Tuesday, January 27, 2009

Stay Cool, Honey Bunny, I'll Totally Know If You're Faking

"Lie to Me"
Fox via DVR

Is it plagiarism if you're ripping off a show you already own? "Psych" and "Monk" are basically the same show, except the latter skews a decade older with its pop culture references. "Family Guy" and "American Dad" are utterly identical. The entire CBS lineup is cloned: a billion "CSI" spinoffs plus "NCIS," the "divorce-block" pairing of "Gary Unmarried" and "Old Christine," and the Monday night "our only concession to people younger than 50" lineup. But the networks, and their little cable cousins, are only providing what the market will bear. As for the nine different "CSI" shows, the public's appetite for extremely well-preserved dead prostitutes is something that seems likely to survive every one of the nation's political and economic turnarounds.

So maybe it's unfair to dismiss Tim Roth's new drama "Lie to Me" out of hand because it bears some startling resemblances to another Fox show starring an expat Brit. The show has an undeniably cool hook, and its signature editing trick -- the faces of characters caught in lies by Roth's Dr. Cal Lightman hard-cut into similar expressions on the mugs of lying celebrities, from Bill Clinton to Hugh Grant to Gandhi -- could make a very entertaining 15-minute Adult Swim show all by itself. Roth's awesome (he destroys the would-be boyfriend of his tween daughter with a single line) and the producers graciously don't even saddle him with the need to trot out his so-so American accent. Nevertheless, each time pure scientist Lightman and his rational-humanist sidekick (Kelli Williams) start feuding about appropriate behavior, it's impossible not to think of House and Cuddy. There's also a scene in the pilot where Lightman wings a mug against the wall during a lecture to make a point about surprise to his audience; it's so House-like you can imagine Roth writing out a royalty check to Hugh Laurie right after filming completed for the day.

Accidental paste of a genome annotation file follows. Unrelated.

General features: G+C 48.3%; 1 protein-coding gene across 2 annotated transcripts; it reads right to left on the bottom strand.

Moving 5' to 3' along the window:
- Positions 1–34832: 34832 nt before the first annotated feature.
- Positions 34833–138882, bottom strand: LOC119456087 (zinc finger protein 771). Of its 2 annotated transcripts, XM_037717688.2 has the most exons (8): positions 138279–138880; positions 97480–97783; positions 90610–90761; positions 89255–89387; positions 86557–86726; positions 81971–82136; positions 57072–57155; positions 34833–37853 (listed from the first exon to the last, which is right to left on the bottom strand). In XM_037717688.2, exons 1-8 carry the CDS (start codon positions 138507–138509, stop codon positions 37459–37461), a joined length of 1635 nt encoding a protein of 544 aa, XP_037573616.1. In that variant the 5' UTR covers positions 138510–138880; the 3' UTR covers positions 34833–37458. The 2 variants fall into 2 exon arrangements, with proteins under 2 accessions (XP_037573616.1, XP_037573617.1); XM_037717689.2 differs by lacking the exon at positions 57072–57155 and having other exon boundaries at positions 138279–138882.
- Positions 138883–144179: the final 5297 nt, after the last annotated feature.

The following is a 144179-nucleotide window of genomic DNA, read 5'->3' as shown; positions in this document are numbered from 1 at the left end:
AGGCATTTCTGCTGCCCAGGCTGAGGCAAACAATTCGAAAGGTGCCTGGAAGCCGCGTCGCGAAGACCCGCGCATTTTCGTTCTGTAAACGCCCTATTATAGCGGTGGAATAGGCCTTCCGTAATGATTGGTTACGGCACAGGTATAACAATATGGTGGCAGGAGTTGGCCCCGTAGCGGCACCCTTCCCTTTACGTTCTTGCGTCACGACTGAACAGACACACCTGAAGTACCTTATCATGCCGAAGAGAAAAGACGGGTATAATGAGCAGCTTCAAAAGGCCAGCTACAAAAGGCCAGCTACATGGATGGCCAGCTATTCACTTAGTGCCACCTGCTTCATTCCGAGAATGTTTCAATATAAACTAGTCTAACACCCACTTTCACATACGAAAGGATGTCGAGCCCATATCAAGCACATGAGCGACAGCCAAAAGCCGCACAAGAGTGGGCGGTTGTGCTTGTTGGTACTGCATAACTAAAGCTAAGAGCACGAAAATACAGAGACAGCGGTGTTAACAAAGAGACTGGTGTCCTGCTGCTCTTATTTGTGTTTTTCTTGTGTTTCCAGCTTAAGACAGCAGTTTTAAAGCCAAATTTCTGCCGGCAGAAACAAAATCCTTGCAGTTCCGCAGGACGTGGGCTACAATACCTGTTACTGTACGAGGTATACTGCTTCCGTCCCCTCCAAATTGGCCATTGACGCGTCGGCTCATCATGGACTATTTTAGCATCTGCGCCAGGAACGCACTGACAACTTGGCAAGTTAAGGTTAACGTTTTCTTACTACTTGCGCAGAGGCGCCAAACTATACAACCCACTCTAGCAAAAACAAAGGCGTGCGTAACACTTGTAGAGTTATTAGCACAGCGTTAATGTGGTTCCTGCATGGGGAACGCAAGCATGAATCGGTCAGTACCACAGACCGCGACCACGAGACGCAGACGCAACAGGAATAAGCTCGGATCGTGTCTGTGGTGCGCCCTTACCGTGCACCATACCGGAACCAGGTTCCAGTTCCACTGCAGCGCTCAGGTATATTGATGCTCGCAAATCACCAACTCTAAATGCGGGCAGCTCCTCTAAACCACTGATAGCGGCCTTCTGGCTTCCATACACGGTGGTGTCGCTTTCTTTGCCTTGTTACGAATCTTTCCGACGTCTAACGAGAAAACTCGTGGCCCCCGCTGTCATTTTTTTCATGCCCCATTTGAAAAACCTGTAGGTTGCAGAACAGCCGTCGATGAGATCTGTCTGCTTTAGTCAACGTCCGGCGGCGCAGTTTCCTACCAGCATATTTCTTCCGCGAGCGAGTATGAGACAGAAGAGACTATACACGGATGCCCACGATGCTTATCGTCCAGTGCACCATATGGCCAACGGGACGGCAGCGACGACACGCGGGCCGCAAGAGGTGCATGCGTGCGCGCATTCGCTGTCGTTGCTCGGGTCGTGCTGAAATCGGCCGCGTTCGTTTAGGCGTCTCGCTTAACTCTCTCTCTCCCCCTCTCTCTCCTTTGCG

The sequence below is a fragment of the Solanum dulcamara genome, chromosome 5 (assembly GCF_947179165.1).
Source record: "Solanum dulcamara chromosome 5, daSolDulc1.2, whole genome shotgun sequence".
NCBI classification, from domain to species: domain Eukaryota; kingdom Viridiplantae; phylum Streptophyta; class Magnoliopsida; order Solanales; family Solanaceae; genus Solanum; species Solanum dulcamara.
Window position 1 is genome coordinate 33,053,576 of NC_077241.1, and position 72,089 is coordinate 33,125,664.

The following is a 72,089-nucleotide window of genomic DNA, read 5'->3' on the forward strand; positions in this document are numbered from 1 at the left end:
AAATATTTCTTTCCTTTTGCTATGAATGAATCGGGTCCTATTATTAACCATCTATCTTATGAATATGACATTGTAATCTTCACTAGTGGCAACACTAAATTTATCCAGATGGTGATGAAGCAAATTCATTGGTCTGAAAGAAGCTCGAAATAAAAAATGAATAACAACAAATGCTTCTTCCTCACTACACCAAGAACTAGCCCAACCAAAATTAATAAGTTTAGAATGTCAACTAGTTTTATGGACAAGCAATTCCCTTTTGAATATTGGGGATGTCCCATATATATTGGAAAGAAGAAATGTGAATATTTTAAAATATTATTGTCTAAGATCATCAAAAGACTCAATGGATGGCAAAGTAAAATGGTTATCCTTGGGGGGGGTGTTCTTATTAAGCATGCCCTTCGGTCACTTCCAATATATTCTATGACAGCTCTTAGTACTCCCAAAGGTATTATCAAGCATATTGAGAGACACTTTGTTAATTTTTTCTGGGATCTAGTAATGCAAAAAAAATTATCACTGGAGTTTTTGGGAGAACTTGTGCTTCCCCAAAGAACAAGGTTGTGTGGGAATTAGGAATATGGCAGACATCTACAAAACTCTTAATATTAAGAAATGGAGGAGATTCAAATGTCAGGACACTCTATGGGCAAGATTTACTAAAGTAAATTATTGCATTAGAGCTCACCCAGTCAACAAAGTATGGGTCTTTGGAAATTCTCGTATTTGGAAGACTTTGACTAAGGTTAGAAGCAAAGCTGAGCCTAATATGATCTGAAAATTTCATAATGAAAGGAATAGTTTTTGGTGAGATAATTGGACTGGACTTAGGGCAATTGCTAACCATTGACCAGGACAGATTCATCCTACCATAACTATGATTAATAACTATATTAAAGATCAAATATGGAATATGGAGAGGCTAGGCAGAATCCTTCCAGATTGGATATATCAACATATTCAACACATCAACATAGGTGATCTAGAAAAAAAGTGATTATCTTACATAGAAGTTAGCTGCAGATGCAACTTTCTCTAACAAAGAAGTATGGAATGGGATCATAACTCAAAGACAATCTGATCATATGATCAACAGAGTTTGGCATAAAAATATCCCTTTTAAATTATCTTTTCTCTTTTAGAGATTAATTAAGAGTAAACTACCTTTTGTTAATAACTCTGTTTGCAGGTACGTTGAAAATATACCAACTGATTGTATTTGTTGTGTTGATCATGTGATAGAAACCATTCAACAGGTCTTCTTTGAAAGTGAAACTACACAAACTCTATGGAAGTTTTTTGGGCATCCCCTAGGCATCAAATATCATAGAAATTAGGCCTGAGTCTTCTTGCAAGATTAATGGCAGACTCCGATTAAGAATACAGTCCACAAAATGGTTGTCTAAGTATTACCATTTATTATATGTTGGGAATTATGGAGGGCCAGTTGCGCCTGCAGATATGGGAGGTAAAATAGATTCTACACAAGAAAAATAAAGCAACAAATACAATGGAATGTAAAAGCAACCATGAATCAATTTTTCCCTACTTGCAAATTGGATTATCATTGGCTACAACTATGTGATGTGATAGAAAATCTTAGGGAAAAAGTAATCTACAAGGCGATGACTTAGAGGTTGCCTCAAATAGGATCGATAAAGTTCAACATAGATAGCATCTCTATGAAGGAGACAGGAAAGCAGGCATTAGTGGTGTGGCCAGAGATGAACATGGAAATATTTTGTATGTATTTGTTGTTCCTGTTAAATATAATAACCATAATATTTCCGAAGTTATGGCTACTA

What bodes ill for "Lie to Me" isn't its many uncanny similarities to "House" but rather what the two series don't have in common. The big thing absent from "Lie to Me" is any semblance of a backup team for Roth. You haven't heard of any of these actors and for good reason. The young underling who always tells the truth becomes tiresome before the end of the first episode. The new hire picked up by Lightman for her phenomenal performance as an airport security officer is so obviously a creation of fantasy that I doubt the character will ever recover. And Williams, as the psychiatrist who serves as Lightman's principle foil, is uninteresting and way less convincing than Roth at delivering the technical lines. There's potential for a lot of great storytelling here, with the utility of Lightman's specialty extending far beyond mere crime and politics. I guess it's also possible that the doctor's infallibility might make him too good, forcing the writers to employ ever-more straining tactics to keep mysteries running for the full 42 minutes.

Ultimately, though, "Lie to Me" is going to have difficulty breaking through in this hitless TV season due to the overall slackness of the cast. Kiefer Sutherland can carry a show single-handedly, but I don't think it plays to the strengths of either Roth's acting or this particular vehicle's concept to go that route. Roth is more a master of the sidelong glance than the explosive confrontation, which I'm sure is why this script found its way to his representatives. Trouble of it is, there needs to be at least someone in Roth's league among the regulars. They can't keep relying on guest stars, as much as I love seeing Joss Whedon fave Andy Umberger ("Buffy," "Angel," and "Firefly") getting work outside the 'verse.

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